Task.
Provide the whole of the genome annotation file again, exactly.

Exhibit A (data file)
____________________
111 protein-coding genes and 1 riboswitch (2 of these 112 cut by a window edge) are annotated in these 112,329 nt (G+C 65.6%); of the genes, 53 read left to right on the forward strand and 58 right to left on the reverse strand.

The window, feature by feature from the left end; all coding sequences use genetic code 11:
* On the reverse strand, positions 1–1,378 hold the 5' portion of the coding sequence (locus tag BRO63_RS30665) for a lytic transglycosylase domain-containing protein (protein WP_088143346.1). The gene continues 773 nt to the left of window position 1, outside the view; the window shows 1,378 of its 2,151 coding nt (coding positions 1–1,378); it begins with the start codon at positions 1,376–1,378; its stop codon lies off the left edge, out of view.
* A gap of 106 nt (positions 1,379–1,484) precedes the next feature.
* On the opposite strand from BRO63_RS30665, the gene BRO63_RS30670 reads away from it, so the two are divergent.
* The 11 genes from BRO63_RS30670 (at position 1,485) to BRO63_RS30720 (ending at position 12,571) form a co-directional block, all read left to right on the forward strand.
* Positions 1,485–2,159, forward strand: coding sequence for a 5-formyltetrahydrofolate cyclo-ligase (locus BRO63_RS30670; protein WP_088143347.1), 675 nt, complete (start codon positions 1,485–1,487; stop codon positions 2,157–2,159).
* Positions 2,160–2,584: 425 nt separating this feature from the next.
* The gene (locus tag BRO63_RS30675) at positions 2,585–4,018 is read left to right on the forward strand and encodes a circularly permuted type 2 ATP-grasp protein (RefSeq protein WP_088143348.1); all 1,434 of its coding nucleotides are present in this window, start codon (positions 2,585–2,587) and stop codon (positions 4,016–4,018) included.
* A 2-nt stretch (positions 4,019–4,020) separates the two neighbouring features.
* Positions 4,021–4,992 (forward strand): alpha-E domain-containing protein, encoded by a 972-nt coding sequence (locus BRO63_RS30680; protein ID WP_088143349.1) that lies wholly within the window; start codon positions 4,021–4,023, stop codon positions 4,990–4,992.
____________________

111 protein-coding genes and 1 riboswitch (2 of these 112 cut by a window edge) are annotated in these 112,329 nt (G+C 65.6%); of the genes, 53 read left to right on the forward strand and 58 right to left on the reverse strand.

The window, feature by feature from the left end; all coding sequences use genetic code 11:
* On the reverse strand, positions 1–1,378 hold the 5' portion of the coding sequence (locus tag BRO63_RS30665) for a lytic transglycosylase domain-containing protein (protein WP_088143346.1). The gene continues 773 nt to the left of window position 1, outside the view; the window shows 1,378 of its 2,151 coding nt (coding positions 1–1,378); it begins with the start codon at positions 1,376–1,378; its stop codon lies off the left edge, out of view.
* A gap of 106 nt (positions 1,379–1,484) precedes the next feature.
* On the opposite strand from BRO63_RS30665, the gene BRO63_RS30670 reads away from it, so the two are divergent.
* The 11 genes from BRO63_RS30670 (at position 1,485) to BRO63_RS30720 (ending at position 12,571) form a co-directional block, all read left to right on the forward strand.
* Positions 1,485–2,159, forward strand: coding sequence for a 5-formyltetrahydrofolate cyclo-ligase (locus BRO63_RS30670; protein WP_088143347.1), 675 nt, complete (start codon positions 1,485–1,487; stop codon positions 2,157–2,159).
* Positions 2,160–2,584: 425 nt separating this feature from the next.
* The gene (locus tag BRO63_RS30675) at positions 2,585–4,018 is read left to right on the forward strand and encodes a circularly permuted type 2 ATP-grasp protein (RefSeq protein WP_088143348.1); all 1,434 of its coding nucleotides are present in this window, start codon (positions 2,585–2,587) and stop codon (positions 4,016–4,018) included.
* A 2-nt stretch (positions 4,019–4,020) separates the two neighbouring features.
* Positions 4,021–4,992 (forward strand): alpha-E domain-containing protein, encoded by a 972-nt coding sequence (locus BRO63_RS30680; protein ID WP_088143349.1) that lies wholly within the window; start codon positions 4,021–4,023, stop codon positions 4,990–4,992.